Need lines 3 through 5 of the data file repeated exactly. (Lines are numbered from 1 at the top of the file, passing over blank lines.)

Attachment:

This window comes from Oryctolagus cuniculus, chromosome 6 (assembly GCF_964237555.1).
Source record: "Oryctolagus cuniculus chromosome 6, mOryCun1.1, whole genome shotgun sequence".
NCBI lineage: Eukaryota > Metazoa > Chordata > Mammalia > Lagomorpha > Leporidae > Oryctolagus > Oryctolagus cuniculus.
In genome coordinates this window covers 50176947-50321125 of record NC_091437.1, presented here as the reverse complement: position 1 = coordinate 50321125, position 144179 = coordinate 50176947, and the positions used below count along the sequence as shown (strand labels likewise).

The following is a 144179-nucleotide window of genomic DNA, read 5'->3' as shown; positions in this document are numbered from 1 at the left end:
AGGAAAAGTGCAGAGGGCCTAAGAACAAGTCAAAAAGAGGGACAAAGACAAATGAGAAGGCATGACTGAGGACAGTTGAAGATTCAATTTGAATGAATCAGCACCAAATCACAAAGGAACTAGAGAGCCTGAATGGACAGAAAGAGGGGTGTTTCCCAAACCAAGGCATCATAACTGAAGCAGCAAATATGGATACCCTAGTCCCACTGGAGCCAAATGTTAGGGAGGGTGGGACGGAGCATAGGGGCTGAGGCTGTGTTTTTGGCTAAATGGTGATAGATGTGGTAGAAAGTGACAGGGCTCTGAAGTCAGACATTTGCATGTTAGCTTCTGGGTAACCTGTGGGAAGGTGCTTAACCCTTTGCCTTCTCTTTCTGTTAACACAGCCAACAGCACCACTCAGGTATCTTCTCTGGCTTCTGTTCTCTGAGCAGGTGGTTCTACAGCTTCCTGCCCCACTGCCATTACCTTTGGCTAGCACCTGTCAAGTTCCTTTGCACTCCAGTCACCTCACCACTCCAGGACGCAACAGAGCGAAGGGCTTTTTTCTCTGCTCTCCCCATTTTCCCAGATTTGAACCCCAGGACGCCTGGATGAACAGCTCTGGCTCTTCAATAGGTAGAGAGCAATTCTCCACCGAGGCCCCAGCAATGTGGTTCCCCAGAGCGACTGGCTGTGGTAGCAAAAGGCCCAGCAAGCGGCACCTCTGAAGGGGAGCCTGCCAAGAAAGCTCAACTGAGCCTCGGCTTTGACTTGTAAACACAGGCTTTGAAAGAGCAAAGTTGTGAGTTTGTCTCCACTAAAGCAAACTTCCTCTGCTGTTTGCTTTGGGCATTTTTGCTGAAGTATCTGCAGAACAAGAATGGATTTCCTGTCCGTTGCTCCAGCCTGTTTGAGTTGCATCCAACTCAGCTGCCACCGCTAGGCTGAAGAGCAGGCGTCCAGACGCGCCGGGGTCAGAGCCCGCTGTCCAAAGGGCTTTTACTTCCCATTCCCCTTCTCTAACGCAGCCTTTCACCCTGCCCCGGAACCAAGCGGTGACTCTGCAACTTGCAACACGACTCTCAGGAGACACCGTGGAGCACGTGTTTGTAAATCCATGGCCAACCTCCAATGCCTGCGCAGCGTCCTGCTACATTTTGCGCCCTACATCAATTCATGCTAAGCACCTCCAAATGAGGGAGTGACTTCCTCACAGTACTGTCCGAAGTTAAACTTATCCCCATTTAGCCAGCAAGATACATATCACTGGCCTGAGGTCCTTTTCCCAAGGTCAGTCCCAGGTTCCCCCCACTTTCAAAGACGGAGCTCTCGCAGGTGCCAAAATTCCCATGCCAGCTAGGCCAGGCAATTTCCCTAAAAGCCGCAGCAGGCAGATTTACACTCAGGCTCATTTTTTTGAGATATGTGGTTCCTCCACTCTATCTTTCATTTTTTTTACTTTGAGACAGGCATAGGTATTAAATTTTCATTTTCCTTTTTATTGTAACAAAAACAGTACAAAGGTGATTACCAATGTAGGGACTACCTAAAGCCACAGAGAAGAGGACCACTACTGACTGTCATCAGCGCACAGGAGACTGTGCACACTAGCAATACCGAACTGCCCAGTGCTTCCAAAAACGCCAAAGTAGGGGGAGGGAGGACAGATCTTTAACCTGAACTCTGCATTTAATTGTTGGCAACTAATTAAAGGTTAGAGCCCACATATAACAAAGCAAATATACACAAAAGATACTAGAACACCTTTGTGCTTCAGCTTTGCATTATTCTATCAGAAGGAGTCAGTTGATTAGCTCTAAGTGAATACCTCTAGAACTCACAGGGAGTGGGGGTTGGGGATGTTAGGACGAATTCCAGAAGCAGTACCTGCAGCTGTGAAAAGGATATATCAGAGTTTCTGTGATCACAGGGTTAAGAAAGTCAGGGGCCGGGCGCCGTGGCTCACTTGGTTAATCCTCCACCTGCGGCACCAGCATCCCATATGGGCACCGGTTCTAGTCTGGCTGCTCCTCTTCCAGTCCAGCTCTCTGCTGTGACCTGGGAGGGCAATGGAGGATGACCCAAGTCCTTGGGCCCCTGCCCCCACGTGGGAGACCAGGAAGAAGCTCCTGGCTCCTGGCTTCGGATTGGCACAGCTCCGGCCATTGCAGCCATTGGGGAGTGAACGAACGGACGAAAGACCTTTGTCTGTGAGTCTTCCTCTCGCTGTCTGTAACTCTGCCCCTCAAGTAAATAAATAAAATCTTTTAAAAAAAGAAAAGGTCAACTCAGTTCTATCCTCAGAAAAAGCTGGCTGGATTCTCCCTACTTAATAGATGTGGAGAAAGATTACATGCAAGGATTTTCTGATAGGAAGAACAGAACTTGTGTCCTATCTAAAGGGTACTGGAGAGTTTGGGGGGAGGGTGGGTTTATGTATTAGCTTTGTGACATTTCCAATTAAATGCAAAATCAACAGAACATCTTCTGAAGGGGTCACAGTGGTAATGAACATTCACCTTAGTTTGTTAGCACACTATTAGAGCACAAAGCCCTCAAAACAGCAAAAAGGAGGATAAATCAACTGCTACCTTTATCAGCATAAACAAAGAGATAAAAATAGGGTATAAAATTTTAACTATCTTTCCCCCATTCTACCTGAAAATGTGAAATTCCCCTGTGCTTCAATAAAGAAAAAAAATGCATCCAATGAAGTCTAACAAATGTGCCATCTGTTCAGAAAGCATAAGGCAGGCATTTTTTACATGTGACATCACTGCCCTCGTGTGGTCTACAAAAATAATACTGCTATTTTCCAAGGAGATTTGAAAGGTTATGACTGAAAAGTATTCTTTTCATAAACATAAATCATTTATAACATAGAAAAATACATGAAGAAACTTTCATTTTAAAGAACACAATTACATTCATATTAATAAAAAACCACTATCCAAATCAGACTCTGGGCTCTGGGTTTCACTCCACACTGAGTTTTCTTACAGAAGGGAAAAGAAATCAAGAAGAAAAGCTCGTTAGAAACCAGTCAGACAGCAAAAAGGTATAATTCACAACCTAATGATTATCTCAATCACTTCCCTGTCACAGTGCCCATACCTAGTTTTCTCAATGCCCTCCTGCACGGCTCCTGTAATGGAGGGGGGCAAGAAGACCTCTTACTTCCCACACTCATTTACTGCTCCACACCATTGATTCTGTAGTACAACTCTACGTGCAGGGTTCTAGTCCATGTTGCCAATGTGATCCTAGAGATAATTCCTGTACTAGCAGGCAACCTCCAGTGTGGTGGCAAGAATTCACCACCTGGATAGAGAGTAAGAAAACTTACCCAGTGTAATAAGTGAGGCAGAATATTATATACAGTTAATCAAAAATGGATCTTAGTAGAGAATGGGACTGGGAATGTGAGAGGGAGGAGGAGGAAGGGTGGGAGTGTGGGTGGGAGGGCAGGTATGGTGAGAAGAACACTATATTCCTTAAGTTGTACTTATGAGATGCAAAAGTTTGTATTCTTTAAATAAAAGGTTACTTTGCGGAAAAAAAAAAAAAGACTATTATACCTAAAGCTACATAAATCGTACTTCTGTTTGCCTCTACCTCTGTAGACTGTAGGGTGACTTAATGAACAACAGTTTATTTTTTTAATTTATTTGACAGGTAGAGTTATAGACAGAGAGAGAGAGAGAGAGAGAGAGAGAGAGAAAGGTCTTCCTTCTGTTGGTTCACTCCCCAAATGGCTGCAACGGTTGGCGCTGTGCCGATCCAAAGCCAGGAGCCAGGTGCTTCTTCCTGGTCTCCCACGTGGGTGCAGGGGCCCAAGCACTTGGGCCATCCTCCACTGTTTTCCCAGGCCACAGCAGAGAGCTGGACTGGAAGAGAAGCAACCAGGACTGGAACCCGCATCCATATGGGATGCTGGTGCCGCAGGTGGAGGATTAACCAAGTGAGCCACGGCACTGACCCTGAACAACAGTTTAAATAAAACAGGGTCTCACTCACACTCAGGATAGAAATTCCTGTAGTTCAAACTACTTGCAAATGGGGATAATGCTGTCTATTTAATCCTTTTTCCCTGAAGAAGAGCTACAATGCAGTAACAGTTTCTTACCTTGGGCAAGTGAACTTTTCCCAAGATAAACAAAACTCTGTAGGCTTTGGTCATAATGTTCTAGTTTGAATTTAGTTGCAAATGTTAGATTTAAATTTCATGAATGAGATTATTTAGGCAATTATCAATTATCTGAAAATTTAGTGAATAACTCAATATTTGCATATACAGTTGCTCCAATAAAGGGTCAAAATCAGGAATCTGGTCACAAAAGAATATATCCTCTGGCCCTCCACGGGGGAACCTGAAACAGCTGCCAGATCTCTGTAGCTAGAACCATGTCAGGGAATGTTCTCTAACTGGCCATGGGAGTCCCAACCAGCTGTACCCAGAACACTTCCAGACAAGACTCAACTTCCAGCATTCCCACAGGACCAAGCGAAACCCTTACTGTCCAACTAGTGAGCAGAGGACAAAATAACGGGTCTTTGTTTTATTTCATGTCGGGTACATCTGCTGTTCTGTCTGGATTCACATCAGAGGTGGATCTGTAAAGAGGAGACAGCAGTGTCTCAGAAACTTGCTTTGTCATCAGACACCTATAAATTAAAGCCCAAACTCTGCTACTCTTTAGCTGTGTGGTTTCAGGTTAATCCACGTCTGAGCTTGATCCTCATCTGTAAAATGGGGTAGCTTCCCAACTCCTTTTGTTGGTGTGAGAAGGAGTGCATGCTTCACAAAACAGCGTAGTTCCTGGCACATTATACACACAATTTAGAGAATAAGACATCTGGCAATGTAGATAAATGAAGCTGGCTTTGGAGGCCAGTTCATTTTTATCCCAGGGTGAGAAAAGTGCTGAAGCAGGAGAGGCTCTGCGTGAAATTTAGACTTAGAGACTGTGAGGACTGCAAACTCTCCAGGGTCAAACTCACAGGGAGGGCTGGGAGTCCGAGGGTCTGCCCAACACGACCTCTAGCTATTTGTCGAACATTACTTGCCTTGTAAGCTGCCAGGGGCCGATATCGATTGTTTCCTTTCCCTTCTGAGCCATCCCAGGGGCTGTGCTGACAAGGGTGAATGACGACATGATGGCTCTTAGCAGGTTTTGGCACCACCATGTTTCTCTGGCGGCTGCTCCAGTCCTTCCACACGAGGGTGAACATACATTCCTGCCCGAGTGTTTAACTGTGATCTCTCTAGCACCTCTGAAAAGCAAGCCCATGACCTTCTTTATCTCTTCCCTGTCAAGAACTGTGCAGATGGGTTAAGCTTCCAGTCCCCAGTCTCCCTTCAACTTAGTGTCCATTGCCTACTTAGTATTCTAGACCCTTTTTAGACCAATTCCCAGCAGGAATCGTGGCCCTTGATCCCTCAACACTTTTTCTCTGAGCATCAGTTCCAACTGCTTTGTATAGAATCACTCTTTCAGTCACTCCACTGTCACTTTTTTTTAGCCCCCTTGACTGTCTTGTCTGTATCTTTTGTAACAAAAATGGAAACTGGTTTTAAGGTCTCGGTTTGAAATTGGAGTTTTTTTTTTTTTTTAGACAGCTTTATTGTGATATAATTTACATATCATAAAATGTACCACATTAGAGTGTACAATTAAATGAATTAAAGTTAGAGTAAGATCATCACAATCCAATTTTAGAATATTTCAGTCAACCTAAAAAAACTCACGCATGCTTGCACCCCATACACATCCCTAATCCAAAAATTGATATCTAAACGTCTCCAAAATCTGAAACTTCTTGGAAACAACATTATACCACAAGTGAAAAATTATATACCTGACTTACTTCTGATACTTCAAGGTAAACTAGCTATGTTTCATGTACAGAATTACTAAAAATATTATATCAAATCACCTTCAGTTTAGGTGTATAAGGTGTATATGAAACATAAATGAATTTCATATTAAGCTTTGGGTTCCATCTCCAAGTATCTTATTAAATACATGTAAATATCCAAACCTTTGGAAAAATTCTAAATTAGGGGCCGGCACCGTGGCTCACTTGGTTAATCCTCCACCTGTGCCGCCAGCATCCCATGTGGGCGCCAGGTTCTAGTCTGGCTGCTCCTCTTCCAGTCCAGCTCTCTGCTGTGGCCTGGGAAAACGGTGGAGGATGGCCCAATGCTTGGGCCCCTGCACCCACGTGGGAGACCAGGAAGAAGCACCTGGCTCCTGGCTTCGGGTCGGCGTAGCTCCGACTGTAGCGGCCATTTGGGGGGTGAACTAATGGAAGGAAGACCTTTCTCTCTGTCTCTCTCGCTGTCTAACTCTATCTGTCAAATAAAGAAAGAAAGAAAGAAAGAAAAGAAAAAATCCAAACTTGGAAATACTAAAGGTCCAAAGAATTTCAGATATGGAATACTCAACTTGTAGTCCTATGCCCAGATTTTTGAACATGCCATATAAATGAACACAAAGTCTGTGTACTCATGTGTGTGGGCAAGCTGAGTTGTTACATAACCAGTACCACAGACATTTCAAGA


NCBI lineage: Eukaryota > Metazoa > Chordata > Mammalia > Lagomorpha > Leporidae > Oryctolagus > Oryctolagus cuniculus.
In genome coordinates this window covers 50176947-50321125 of record NC_091437.1, presented here as the reverse complement: position 1 = coordinate 50321125, position 144179 = coordinate 50176947, and the positions used below count along the sequence as shown (strand labels likewise).

The following is a 144179-nucleotide window of genomic DNA, read 5'->3' as shown; positions in this document are numbered from 1 at the left end: